News / Middle East

Syrian Forces Turn to Air Power as Insurgency Gains

Syrian Forces Turn to Air Power as Insurgency Gains Groundi
|| 0:00:00
X
September 06, 2012 4:32 PM
Syrian government forces are coming in for fierce international criticism as they turn increasingly to air power to counter rebel strength on the ground. And as VOA's Peter Heinlein reports both sides are using ever more brutal tactics, pushing casualty levels to new highs.
Peter Heinlein
Syrian government forces are coming in for fierce international criticism as they turn increasingly to air power to counter rebel strength on the ground. And both sides are using ever more brutal tactics, pushing casualty levels to new highs.

Nearly a quarter of a million Syrians have fled their homes in recent weeks, as government bombs and mortar shells have begun targeting heavily-populated areas.

Last week, amateur video on a social website, which could not be independently verified, purported to show the aftermath of attacks on the town of Deraa. This week, government raids struck Syria's largest city, Aleppo.

Burying the victims is challenging authorities, as estimates of the death toll top 4,000 for August, the worst month since an opposition uprising began in March of last year.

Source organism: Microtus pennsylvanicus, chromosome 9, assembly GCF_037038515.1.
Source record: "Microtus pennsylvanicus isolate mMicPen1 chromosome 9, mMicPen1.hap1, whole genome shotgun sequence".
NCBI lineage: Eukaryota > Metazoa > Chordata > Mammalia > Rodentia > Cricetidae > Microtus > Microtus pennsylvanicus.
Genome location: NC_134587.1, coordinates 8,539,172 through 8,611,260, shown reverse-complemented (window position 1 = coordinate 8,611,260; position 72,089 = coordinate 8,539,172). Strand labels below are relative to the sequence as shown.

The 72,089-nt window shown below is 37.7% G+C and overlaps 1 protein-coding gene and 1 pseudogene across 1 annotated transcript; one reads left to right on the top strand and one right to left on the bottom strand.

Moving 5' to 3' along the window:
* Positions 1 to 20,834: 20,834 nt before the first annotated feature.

As fighting rages, United Nations Secretary General Ban Ki-moon told the General Assembly civilians are increasingly the victims, as the conflict takes what he called "a particularly brutal turn."

"Syrian government forces continue indiscriminate shelling of densely populate areas with heavy weapons, tanks and air assets," said Ban.  "Opposition groups have stepped up military activity. Civilians bear the brunt of the violence."

Many experts see the increase in civilian casualties as a sign that the government of President Bashar al-Assad is growing desperate.

The director of Arab politics at the Washington Institute for Near East Policy, David Schenker, says the bombing campaign is a last-ditch attempt to undermine morale and end the revolt.

"It's a scorched earth policy," said Schenker.  "Bashar Assad, the regime, understands that it cannot negotiate its way out of the problem."

Schenker says the tactical switch to targeting civilian areas will complicate efforts to rebuild Syria's religiously-diverse society.

"This is going to be a shattered society," said Schenker.  "It's a society that had a history of religious coexistence, 74% Sunni population getting along with the Druze, the Christians, the Alawites. That's going to be really hard to put this ethnic mosaic back together.

Syria's top government spokesman maintained a hard line this week. Spokesman Oman al-Zoubi told a news conference the armed opposition is "unfit for negotiations."  He described them as "foreign agents."

Al-Zoubi rejected suggestions that the government's bombing campaign is forcing civilians to flee, and said they are welcome back anytime.